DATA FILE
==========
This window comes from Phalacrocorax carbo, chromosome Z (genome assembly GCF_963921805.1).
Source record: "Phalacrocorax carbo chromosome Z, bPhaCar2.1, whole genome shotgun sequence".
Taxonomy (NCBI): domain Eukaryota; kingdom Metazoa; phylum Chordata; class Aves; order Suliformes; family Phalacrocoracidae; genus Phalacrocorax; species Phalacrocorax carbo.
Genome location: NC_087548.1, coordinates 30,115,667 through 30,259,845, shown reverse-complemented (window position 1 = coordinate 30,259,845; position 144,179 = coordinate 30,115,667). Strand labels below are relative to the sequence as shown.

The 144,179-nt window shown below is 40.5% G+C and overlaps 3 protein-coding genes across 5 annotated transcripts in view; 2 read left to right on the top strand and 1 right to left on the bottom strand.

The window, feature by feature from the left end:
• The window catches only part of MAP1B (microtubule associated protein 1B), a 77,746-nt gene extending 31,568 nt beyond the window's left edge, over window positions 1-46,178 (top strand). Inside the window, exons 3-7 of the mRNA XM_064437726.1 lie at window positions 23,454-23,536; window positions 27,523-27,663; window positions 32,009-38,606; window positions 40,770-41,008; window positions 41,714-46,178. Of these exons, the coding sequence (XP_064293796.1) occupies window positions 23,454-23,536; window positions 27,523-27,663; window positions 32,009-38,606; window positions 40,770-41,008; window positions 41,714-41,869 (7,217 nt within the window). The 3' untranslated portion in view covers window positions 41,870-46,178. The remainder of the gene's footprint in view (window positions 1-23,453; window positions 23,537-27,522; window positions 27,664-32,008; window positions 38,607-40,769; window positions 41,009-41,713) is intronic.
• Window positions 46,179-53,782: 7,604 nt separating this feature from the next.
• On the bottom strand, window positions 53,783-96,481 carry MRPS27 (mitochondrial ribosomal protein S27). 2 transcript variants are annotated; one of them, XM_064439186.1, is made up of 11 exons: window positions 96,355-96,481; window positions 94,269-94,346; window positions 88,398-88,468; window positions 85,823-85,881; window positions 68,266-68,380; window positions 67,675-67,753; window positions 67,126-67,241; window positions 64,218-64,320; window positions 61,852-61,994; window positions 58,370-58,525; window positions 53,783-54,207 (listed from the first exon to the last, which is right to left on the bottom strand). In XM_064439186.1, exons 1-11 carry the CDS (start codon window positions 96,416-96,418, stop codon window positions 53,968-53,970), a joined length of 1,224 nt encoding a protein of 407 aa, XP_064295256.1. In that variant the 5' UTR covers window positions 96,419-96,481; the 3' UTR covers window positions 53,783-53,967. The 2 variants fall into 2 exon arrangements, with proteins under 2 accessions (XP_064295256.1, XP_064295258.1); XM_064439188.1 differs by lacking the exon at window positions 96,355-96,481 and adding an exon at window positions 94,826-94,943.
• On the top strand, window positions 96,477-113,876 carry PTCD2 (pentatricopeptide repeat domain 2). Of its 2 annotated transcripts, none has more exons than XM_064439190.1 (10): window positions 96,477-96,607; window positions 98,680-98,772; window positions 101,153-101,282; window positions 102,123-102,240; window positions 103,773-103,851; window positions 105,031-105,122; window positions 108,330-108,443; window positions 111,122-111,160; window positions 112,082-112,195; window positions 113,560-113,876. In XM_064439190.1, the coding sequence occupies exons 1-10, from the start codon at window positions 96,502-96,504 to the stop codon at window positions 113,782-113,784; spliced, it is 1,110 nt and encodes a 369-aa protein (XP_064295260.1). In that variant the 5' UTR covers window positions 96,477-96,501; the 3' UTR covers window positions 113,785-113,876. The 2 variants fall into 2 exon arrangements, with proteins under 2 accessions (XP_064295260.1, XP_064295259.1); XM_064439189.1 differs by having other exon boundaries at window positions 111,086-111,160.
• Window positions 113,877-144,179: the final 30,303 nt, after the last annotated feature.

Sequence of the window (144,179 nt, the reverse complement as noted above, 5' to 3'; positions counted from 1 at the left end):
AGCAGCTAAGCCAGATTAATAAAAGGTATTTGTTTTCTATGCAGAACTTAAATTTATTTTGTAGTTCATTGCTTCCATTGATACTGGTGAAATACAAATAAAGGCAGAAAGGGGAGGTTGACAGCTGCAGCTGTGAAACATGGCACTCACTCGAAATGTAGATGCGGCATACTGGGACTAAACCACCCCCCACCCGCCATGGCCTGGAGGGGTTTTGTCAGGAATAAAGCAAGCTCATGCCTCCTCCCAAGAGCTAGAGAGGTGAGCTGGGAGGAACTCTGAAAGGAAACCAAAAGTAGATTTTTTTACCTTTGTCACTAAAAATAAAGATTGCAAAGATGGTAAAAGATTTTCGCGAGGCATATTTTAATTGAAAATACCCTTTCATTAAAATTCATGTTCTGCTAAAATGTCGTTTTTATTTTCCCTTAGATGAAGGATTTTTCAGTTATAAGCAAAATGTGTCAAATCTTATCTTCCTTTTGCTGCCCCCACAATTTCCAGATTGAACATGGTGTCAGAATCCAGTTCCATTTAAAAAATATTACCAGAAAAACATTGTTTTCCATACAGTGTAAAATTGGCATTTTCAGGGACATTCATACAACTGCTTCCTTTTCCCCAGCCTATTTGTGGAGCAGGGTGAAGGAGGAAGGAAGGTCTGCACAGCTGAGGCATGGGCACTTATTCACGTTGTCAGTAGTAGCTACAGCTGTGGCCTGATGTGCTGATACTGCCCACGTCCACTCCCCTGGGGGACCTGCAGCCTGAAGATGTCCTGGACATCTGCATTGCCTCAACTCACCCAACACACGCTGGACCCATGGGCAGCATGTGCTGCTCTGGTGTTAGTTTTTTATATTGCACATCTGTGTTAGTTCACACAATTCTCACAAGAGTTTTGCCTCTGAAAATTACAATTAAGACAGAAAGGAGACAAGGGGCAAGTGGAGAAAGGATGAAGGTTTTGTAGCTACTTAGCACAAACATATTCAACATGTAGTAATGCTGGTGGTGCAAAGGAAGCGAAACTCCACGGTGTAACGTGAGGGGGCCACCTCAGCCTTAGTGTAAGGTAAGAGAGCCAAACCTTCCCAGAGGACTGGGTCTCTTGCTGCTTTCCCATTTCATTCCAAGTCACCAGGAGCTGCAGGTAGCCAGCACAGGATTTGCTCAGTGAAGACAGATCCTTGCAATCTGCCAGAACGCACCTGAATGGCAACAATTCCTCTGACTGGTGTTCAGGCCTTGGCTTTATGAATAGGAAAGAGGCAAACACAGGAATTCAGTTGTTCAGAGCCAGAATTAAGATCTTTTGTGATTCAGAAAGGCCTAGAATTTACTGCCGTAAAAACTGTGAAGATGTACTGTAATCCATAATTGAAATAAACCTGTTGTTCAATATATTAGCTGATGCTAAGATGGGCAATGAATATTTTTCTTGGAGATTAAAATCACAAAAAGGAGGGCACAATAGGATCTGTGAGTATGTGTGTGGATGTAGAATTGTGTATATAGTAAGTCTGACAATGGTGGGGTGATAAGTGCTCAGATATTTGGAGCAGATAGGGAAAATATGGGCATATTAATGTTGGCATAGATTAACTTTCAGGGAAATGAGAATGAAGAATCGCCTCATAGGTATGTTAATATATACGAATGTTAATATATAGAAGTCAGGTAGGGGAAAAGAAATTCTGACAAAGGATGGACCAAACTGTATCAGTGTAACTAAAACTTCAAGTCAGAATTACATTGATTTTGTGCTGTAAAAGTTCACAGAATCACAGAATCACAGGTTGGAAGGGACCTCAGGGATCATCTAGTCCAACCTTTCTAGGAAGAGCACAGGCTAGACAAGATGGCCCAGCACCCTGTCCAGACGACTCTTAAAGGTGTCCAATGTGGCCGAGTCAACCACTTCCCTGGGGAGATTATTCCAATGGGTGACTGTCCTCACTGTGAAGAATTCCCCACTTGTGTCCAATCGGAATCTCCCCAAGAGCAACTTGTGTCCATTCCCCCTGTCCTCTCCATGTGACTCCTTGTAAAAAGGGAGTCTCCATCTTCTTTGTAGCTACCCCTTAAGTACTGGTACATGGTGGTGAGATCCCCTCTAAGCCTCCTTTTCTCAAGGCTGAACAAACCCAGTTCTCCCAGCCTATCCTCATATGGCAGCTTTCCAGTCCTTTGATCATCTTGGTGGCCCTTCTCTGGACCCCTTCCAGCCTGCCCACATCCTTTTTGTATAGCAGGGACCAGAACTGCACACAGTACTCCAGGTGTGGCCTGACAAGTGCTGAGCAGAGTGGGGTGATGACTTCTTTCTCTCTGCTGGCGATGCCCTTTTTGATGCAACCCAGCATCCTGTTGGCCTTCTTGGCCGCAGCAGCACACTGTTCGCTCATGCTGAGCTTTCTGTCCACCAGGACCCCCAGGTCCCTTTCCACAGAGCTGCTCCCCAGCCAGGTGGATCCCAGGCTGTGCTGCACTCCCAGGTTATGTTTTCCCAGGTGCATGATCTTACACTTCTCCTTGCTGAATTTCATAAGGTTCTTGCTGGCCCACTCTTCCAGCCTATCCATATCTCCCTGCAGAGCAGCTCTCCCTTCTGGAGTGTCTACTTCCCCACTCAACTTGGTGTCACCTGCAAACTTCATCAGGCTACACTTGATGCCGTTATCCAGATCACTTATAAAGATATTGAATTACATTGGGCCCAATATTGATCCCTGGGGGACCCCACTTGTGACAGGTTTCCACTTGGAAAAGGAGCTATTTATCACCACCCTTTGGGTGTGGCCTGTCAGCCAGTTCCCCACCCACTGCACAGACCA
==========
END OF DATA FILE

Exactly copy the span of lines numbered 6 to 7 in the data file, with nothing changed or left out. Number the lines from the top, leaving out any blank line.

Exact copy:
The window, feature by feature from the left end:
• The window catches only part of MAP1B (microtubule associated protein 1B), a 77,746-nt gene extending 31,568 nt beyond the window's left edge, over window positions 1-46,178 (top strand). Inside the window, exons 3-7 of the mRNA XM_064437726.1 lie at window positions 23,454-23,536; window positions 27,523-27,663; window positions 32,009-38,606; window positions 40,770-41,008; window positions 41,714-46,178. Of these exons, the coding sequence (XP_064293796.1) occupies window positions 23,454-23,536; window positions 27,523-27,663; window positions 32,009-38,606; window positions 40,770-41,008; window positions 41,714-41,869 (7,217 nt within the window). The 3' untranslated portion in view covers window positions 41,870-46,178. The remainder of the gene's footprint in view (window positions 1-23,453; window positions 23,537-27,522; window positions 27,664-32,008; window positions 38,607-40,769; window positions 41,009-41,713) is intronic.